Trying to Contain Extreme Emotion by Writing Brilliant Prose The interest of this book, I think, is an antagonism between determinedly inventive language and overspilling emotion. There are links with David Foster Wallace here, and a lesson, perhaps, for writers who hope to torture language in order to sharpen emotion. 1. About the language: it seems that every sentence in the book was interrogated for clichés: except for brief exclamations and short bridging sentences, almost no line in the entire 352 pages is a report of ordinary speech or standard description. 268) In many passages, on many pages, this kind of obsessive tinkering produces momentarily confusing but enlightening twists in ordinary usage. It's easy to see one of the reasons: Powers is determined not to write an ordinary sentence, and that determination produces a strange awkwardness of the kind that Wallace first relished and later feared. 2. About the overspilling emotion: the book is about a hospital ward for children with chronic, rare, debilitating diseases and deformities, and their two principal caregivers (the doctor and a therapist), both of whom are emotionally pithed. I don't think this would have been half the book it is if Powers's strategy had worked, and he had contained unspeakable tragedy in its hospital bed.
He is also, for reasons we come to discover during the book, overwhelmed by the suffering of the children in his care. This is not a cheerful book to read. There are more words that I dont know the definition of in this book than in any I have read recently (I had to stop looking them up as it was interrupting my reading too much - you can make a guess at what most of them must mean). If you like Richard Powers, you should read it, but it perhaps one for completists only. --------------- ORIGINAL REVIEW --------------- UPDATE (a few days after completing the book): Despite what it says below, I have just noticed that I have given more 4 star reviews to Mr Powers than I have 5 stars. In my head, I have given nearly all his books 5 stars, so maybe I need to back and adjust the ratings on here. Maybe just a bit too much more, which is why only 4 stars when I normally give his books 5. I've seen Powers compared to Pynchon and, of the seven of his books I've read, this is the one that most fits that: long complicated sentences, snippets of songs thrown in, a sort of stream of consciousness that is best read by letting it wash over you (and, as I think is often the case with Pynchon, best read out loud, although, to spare my wife, I didn't actually do that). This is one of the most intense books I have ever read. In Gold Bug, Powers investigates DNA and the origins of life and he leaves you wondering how, given everything that can go wrong, life ever actually happens and works properly.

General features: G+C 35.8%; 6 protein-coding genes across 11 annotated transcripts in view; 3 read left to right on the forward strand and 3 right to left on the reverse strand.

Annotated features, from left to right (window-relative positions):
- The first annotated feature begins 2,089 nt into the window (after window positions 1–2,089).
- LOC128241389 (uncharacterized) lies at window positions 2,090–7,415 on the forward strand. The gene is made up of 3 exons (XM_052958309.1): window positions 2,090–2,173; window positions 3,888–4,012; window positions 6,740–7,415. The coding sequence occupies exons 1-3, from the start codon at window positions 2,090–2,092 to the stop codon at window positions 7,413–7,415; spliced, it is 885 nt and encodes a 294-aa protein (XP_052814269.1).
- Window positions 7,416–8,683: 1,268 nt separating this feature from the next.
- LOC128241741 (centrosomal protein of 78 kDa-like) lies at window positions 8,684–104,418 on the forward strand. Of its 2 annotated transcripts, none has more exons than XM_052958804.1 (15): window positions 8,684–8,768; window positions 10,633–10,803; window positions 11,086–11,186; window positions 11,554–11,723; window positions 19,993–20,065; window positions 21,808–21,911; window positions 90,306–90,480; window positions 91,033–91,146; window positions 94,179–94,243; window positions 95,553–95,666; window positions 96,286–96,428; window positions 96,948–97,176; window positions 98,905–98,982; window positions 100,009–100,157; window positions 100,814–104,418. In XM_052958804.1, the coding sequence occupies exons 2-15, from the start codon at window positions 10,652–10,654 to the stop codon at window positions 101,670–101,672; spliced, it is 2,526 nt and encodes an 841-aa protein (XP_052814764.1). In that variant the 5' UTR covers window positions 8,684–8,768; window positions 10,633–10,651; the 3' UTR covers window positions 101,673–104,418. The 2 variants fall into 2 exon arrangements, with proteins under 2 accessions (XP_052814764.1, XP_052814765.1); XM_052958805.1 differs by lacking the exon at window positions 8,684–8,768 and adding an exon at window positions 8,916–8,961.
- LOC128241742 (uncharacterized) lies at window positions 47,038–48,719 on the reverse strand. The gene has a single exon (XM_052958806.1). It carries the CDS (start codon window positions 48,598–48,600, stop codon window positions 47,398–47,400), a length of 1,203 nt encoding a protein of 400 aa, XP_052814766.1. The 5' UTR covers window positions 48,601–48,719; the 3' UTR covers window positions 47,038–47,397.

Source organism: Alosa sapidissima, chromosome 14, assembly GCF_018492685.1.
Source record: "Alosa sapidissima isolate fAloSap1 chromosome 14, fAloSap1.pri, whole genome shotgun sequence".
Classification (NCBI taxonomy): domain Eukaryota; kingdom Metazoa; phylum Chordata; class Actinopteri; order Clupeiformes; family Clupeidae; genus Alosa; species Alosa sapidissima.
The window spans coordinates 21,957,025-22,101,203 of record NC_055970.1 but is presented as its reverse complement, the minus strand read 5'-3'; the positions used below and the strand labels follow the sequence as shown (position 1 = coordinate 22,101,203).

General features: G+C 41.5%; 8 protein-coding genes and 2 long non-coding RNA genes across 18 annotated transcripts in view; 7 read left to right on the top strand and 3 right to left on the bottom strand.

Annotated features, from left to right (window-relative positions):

"OWS" was a psychological warfare tactic employed to disrupt the enemy during the Vietnam War and Richard Powers adopted it for a title to his book about the plight of children worldwide and across time, a topic sadly relevant today as ever. Pie and sky my cynic side says but I want to dream otherwise and books like "OWS" stimulate hope turned to passionate do something, anything, right.
At any rate, I'm glad I finished OWS, but I highly doubt that I will ever attempt another novel by this author.
With this review of Operation Wandering Soul, I also recommend all of Richard Powers' novels.
The sense of doom tone continues with Joy's reading of the cataclysmic changes of Western history during the Protestant Reformation and founding of the America. I also enjoyed how the author uses disasterous external events (Gulf War, other wars around the world) via TV watching at a Sam's Club/Costco to highlight the impotence that Dr. Kraft feels in "helping the children" with chronic conditions because while watching TV he suddenly sees his children in the TV images of the external events. I also like how the author creates a forshadowing of things to come with what Joy and Espera reads the children. The 5 year resident surgeon, Dr. Kraft, grew up as a "self-reliant" child because he constantly moved around the world and thus could never trust anyone for long. I particularly enjoyed the juxtaposition that Kraft makes while he is doing radical surgery on Joy in which he mentally compares surgery to American foreign policy (both diplomatic corps and military corps). The juxtaposition is further made relevant by questions whether American foreign policy, just like the surgeon, is really doing the operation for the good for the patient or for its personal ego. Because she has a promising future and because she lacks the imagination that other children have for a better future despite present dire circumstances, Linda Espera takes an interest in her recovery and forces Dr. Kraft to be interested in her too.